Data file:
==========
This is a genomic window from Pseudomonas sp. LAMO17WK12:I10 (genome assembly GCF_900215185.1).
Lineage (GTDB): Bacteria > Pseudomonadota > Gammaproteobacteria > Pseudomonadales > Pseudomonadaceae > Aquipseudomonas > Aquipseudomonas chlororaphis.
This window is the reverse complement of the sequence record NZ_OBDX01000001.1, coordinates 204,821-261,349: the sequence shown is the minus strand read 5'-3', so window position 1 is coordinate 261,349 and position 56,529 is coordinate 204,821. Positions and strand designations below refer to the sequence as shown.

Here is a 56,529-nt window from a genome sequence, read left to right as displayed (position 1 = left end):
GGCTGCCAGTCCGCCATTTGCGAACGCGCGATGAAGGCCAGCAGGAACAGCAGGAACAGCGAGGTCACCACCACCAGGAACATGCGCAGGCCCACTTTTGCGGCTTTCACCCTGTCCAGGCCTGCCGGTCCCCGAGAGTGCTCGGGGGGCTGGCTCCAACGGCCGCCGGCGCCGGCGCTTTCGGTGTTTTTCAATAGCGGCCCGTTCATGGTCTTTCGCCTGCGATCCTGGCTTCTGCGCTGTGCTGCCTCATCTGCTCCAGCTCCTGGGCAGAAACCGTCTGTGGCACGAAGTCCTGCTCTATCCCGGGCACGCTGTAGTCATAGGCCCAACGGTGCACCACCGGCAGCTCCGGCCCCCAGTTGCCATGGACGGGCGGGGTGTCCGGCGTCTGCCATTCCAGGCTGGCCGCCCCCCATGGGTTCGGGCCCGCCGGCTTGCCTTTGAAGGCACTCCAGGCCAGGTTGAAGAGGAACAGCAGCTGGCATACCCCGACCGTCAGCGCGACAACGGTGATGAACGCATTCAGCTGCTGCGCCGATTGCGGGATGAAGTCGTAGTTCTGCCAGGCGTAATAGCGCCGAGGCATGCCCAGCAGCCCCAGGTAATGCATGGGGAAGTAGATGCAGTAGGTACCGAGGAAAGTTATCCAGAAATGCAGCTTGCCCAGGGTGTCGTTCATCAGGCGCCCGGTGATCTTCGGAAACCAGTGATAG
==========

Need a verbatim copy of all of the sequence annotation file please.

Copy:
This is a genomic window from Pseudomonas sp. LAMO17WK12:I10 (genome assembly GCF_900215185.1).
Lineage (GTDB): Bacteria > Pseudomonadota > Gammaproteobacteria > Pseudomonadales > Pseudomonadaceae > Aquipseudomonas > Aquipseudomonas chlororaphis.
This window is the reverse complement of the sequence record NZ_OBDX01000001.1, coordinates 204,821-261,349: the sequence shown is the minus strand read 5'-3', so window position 1 is coordinate 261,349 and position 56,529 is coordinate 204,821. Positions and strand designations below refer to the sequence as shown.

Here is a 56,529-nt window from a genome sequence, read left to right as displayed (position 1 = left end):
GGCTGCCAGTCCGCCATTTGCGAACGCGCGATGAAGGCCAGCAGGAACAGCAGGAACAGCGAGGTCACCACCACCAGGAACATGCGCAGGCCCACTTTTGCGGCTTTCACCCTGTCCAGGCCTGCCGGTCCCCGAGAGTGCTCGGGGGGCTGGCTCCAACGGCCGCCGGCGCCGGCGCTTTCGGTGTTTTTCAATAGCGGCCCGTTCATGGTCTTTCGCCTGCGATCCTGGCTTCTGCGCTGTGCTGCCTCATCTGCTCCAGCTCCTGGGCAGAAACCGTCTGTGGCACGAAGTCCTGCTCTATCCCGGGCACGCTGTAGTCATAGGCCCAACGGTGCACCACCGGCAGCTCCGGCCCCCAGTTGCCATGGACGGGCGGGGTGTCCGGCGTCTGCCATTCCAGGCTGGCCGCCCCCCATGGGTTCGGGCCCGCCGGCTTGCCTTTGAAGGCACTCCAGGCCAGGTTGAAGAGGAACAGCAGCTGGCATACCCCGACCGTCAGCGCGACAACGGTGATGAACGCATTCAGCTGCTGCGCCGATTGCGGGATGAAGTCGTAGTTCTGCCAGGCGTAATAGCGCCGAGGCATGCCCAGCAGCCCCAGGTAATGCATGGGGAAGTAGATGCAGTAGGTACCGAGGAAAGTTATCCAGAAATGCAGCTTGCCCAGGGTGTCGTTCATCAGGCGCCCGGTGATCTTCGGAAACCAGTGATAG